Not-for-profits that don’t exercise constant vigilance in adhering to internal controls open the door for fraud. Unfortunately, weak economic conditions have only increased the likelihood of occupational theft, making risk control measures more important than ever. You can keep such measures top of mind by regularly reviewing and updating your organization’s internal controls and concentrating your energies on the biggest risks.
Narrowing your focus
A detailed internal controls list potentially contains hundreds of items related to everything from governance to financial statements to payroll to information technology. If your not-for-profit has never drafted such a list, talk to your financial advisors about doing so.
Most not-for-profits, however, engage in far fewer risky activities and should, therefore, focus on a smaller group of controls. For example, a startup that’s putting donations to work as quickly as they come through the door probably doesn’t need to worry about investment and property management policies — at least not yet.
But such a not-for-profit would benefit from implementing policies and procedures regarding cash receipts and disbursements. These include segregating duties (so that, for example, the same staffer who accepts donations doesn’t also record or deposit them), requiring dual signatures on checks and performing monthly bank reconciliations and having those reconciliations reviewed by someone in an oversight position on a timely basis. In addition, someone in an oversight position not involved in accounting transactions could review the bank statement monthly, or periodically online.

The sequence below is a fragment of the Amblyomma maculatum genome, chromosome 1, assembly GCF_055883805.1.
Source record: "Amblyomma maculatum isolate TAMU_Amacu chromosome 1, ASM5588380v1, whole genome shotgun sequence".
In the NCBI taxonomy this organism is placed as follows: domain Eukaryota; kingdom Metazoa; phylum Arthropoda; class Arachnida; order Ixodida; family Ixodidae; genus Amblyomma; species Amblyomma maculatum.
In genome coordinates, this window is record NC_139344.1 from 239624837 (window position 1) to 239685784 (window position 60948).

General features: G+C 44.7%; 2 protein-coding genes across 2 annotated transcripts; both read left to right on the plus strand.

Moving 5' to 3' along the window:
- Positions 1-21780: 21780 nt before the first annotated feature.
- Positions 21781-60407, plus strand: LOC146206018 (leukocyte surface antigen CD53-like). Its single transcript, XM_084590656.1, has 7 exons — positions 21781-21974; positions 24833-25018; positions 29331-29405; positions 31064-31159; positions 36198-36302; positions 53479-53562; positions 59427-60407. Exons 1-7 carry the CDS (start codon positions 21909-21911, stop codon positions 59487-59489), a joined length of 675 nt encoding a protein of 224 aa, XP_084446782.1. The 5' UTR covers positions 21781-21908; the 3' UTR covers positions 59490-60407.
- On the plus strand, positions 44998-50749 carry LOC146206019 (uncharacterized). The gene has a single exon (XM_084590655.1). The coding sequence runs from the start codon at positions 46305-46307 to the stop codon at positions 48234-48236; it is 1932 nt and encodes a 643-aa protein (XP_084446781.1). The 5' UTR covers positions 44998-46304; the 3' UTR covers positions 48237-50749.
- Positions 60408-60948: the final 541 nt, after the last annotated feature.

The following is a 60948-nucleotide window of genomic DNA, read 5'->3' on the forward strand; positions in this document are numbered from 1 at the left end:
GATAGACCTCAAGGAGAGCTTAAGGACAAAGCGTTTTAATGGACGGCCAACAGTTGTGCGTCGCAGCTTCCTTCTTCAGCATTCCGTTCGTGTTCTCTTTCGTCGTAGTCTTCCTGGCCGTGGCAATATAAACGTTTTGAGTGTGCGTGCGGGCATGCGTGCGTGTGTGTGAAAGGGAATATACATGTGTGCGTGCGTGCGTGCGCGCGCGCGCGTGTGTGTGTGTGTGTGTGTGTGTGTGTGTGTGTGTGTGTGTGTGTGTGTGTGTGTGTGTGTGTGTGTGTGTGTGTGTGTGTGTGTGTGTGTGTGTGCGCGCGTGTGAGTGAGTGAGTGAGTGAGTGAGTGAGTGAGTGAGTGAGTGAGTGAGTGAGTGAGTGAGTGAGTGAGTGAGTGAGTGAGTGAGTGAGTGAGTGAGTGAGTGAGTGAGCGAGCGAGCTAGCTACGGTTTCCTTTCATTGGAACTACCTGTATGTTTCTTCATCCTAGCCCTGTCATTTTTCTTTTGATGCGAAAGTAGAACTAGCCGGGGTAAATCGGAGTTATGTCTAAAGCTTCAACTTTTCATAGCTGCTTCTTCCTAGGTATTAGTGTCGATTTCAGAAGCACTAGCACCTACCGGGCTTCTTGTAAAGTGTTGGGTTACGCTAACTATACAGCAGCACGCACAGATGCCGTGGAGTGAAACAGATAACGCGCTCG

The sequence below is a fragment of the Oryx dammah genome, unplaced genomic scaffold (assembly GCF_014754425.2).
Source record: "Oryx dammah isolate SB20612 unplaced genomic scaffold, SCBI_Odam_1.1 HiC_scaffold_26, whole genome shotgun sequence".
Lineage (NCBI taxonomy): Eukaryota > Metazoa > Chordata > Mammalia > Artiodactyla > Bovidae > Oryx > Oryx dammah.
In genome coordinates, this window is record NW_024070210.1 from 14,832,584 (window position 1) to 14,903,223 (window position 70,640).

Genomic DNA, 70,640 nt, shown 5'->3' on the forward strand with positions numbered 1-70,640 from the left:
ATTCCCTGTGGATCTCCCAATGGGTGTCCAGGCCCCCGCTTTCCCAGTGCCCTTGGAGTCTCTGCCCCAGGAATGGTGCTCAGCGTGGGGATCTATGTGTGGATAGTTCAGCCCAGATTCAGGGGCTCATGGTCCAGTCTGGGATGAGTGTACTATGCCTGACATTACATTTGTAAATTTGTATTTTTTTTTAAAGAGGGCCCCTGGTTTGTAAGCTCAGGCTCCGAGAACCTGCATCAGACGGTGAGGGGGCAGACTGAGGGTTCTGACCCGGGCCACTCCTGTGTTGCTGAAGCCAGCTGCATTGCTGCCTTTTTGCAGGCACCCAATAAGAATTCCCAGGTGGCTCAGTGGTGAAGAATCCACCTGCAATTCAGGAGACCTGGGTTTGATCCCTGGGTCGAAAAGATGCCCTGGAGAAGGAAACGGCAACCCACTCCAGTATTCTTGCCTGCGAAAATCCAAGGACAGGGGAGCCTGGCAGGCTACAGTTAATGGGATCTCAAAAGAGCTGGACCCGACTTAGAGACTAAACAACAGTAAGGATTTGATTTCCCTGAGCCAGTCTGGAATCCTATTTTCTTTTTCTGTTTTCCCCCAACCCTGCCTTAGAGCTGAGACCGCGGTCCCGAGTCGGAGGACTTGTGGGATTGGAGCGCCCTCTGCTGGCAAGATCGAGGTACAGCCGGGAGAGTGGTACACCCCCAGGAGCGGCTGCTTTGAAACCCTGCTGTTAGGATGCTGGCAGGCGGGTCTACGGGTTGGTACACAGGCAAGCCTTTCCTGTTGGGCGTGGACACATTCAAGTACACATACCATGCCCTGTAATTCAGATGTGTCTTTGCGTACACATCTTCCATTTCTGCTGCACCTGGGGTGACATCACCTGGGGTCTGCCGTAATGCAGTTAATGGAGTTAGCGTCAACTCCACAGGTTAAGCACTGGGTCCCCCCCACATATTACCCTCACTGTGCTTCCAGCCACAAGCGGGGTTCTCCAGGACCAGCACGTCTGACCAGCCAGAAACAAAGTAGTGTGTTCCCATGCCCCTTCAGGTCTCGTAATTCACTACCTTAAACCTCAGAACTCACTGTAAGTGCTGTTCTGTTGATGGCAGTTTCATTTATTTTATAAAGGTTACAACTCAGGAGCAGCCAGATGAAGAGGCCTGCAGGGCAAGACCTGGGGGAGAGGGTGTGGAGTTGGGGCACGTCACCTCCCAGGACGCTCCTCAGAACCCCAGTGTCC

Foxes watching the henhouse
Even the best internal controls can’t protect your not-for-profit from fraud if managers override them. Although auditors review internal controls, audits aren’t designed to catch management overrides. So it’s a good idea to ask a fraud expert to observe how well your organization is adhering to controls and to identify any potential risks.
But your best line of defense may be your board of directors. Your board can help prevent management-perpetrated fraud by:
• Overseeing annual audits,
• Ensuring that material weaknesses identified by auditors are addressed,
• Regularly reviewing financial statements,
• Periodically reviewing bank reconciliations and/or bank statements, and
• Signing off on completed IRS forms.
It might also stipulate additional policies, such as requiring the approval of at least one board member on the rare occasion a manager needs to override controls.
Your board also should look for signs that managers aren’t following internal control policies to the letter — for example, failing to report risks and actual management overrides in a timely manner. Sloppy accounting and reporting errors and disputes with auditors and outside advisors are possible signs that a manager may be committing fraud.
Review and reassess
You and your staffers probably have a lot on your plates — so it’s understandable if internal controls occasionally get lax. Remedy such lapses as quickly as possible by reviewing with employees and managers alike the policies designed to control fraud.
Matt Shroyer is a Manager Accountant with Clark Schaefer Hackett and can be reached at [email protected]